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The RPG Files: Mobile RPGs Have Major Problems

Columns By Christopher Coke on July 08, 2016

Mobile RPGs Have Major Problems

Something interesting happened this week. In the run up to writing this column, I gather every RPG news story I can find and choose the best to share out in the Quick Hits. Most of the time, it’s major AAA releases or indie games hitting Kickstarter or Early Access. This week was dominated by games you can play on on your phone. Every week has mobile news stories of course, but this week saw the rollout of Pokemon Go, Snail Games Kingdom Warriors, Soul Ark getting down with its turn-based self, and, most unexpectedly, Iron Maiden: Legacy of the Beast. It has me wondering if maybe it’s time I start caring about mobile RPGs, but can they overcome their most major problems?

Here’s the problem. I feel like a lot of mobile games are just schlock. Every single week we get inundated with hundreds of new games. Most of these are so terrible that they never even surface on their App Stores. Instead, we have Best Of lists, Top Paid and Top Free charts, and Editor’s Choices to help us sort the good from the trash. Even then, in the world of RPGs, it’s difficult to find a mobile game that is simultaneously fun, well made, and not dragged down by microtransactions.

The problems are numerous, but the worst is the looming threat that something you do enjoy will suddenly be turned sour out of the blue. Congratulations on defeating that boss! You are now out of energy. Tap here to purchase an energy pack. That business model is an irritation, and I am an irritation averse person. More times than I can count, I have spurned the download button purely because “offers in-app purchases” appears underneath it. I may not be giving those games a fair shot, but I care far less than anywhere else. This is the hole mobile games dug when they set out to nickel and dime players into becoming whales. It’s a problem with precedent, plus the surety that most players won’t even remember the game’s name in six months time.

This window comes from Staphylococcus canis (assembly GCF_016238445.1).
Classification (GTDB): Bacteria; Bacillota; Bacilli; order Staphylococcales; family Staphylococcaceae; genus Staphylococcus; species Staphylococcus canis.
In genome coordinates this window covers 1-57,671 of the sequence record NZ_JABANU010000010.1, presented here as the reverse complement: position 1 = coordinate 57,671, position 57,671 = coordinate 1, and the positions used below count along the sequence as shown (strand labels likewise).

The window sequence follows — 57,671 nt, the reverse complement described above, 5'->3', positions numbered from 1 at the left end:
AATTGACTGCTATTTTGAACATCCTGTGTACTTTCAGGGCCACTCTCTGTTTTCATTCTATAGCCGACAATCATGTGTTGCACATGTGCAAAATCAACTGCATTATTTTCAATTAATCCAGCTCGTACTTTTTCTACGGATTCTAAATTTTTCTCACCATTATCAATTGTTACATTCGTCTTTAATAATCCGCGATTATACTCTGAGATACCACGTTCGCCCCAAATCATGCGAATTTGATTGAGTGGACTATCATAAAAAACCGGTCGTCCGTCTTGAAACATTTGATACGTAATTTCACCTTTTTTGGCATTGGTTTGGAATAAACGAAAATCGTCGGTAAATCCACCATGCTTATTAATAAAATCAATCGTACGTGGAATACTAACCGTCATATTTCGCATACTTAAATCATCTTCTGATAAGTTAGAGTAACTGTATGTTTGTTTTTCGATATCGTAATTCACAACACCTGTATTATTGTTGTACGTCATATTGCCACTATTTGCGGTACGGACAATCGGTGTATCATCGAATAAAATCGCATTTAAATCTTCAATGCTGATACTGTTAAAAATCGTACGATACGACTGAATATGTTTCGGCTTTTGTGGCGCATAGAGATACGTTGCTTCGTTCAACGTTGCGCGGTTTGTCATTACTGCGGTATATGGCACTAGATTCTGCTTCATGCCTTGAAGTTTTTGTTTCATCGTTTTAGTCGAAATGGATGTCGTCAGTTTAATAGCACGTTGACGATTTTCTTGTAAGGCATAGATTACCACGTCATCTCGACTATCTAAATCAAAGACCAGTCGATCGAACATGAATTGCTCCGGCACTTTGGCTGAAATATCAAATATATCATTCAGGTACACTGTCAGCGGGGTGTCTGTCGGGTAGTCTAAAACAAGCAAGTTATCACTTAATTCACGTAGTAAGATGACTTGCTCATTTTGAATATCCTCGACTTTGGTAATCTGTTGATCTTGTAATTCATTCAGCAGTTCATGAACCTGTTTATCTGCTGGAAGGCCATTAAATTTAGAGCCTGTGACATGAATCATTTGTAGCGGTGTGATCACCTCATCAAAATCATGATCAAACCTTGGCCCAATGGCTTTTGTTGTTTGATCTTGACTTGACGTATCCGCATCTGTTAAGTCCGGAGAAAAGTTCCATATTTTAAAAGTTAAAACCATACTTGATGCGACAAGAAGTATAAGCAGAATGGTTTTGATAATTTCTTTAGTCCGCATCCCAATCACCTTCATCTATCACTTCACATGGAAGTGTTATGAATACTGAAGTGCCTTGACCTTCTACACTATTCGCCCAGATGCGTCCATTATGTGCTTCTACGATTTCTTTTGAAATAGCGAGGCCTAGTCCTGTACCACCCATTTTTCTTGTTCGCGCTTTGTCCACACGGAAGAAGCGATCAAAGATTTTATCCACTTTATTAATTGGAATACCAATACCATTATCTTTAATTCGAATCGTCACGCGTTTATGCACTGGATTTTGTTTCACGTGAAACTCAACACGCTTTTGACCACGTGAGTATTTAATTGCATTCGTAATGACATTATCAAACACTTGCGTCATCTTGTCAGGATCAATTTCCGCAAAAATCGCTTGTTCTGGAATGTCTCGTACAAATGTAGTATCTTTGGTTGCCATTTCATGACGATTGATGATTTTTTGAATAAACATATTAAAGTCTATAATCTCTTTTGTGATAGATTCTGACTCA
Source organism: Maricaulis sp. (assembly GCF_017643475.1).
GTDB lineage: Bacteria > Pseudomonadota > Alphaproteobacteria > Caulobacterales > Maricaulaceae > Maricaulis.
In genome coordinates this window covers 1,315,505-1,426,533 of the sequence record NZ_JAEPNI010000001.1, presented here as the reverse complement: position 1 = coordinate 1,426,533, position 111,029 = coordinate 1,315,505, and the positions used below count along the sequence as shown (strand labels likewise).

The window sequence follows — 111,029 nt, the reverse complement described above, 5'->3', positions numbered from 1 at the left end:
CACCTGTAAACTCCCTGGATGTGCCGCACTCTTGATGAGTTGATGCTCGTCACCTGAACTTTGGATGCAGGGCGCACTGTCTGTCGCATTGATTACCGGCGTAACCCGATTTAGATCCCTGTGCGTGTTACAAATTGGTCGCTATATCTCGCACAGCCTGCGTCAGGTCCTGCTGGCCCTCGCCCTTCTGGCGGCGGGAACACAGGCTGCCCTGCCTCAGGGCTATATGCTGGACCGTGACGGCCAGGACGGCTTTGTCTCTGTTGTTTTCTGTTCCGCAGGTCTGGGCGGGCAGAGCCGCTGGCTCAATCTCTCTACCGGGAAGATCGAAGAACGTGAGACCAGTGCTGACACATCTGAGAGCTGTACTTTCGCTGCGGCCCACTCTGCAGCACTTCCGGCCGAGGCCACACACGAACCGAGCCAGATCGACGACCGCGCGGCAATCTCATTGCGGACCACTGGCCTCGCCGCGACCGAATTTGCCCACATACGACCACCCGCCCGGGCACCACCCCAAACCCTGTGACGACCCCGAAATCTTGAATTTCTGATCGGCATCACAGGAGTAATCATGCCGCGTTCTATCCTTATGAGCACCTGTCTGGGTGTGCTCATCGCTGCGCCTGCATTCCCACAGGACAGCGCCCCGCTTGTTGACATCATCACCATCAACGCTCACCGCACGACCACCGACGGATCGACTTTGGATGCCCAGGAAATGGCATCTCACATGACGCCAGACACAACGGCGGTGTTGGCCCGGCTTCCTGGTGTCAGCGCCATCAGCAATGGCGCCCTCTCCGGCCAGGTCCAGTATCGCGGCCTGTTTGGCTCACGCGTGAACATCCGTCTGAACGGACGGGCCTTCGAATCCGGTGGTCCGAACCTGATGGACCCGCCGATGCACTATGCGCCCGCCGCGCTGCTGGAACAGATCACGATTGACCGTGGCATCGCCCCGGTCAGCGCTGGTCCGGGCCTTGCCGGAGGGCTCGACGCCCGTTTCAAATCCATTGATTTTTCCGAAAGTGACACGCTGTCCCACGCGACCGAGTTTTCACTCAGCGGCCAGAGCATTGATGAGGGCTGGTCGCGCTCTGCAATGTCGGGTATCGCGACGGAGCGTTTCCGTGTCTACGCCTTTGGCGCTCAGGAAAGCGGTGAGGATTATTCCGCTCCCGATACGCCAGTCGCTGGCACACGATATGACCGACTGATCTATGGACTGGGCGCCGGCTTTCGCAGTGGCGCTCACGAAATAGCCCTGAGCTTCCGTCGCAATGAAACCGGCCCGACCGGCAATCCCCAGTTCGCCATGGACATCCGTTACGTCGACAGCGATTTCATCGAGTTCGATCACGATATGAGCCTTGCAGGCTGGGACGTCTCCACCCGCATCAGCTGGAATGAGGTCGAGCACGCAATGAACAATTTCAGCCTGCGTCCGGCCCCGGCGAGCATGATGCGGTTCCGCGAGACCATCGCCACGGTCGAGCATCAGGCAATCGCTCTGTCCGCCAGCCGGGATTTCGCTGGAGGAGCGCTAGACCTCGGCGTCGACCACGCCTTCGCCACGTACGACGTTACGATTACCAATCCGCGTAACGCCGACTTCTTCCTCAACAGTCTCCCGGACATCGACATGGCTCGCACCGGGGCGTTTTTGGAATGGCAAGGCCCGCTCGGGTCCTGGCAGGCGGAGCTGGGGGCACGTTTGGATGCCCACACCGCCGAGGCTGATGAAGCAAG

This is less of a problem in other genres where the gameplay is more casual. The Simpsons: Tapped Out is a good example: build a town over time; do a mission, take a break. But RPGs aren’t that. RPGs are deep. They ask you to invest in their characters and story. They want you to dig into the marrow and see the game through to the end. Or they should. Too often, mobile games are just a medium to drive you into a cash shop and are unabashedly pay to win. Even if you’ve already paid for the game up front, which should, but doesn’t always, eliminate these problems.

Another problem is finding a game that’s worth paying attention to. There is no safe bet, sans reviews, with anything you will find on the App Store. Sure, you’ll have your Rovio’s, where company pedigree makes a difference. But those studios are like diamonds in the rough. There is no gatekeeper on our app stores, no real curation. Those lists and charts are flavor of the month and far from being free of copycats and cheap clones. Trying to find a good, true RPG in there is a nightmare. Most are RPG super-lite or cheap asian grinders without any soul. Plus microtransactions because of course there are.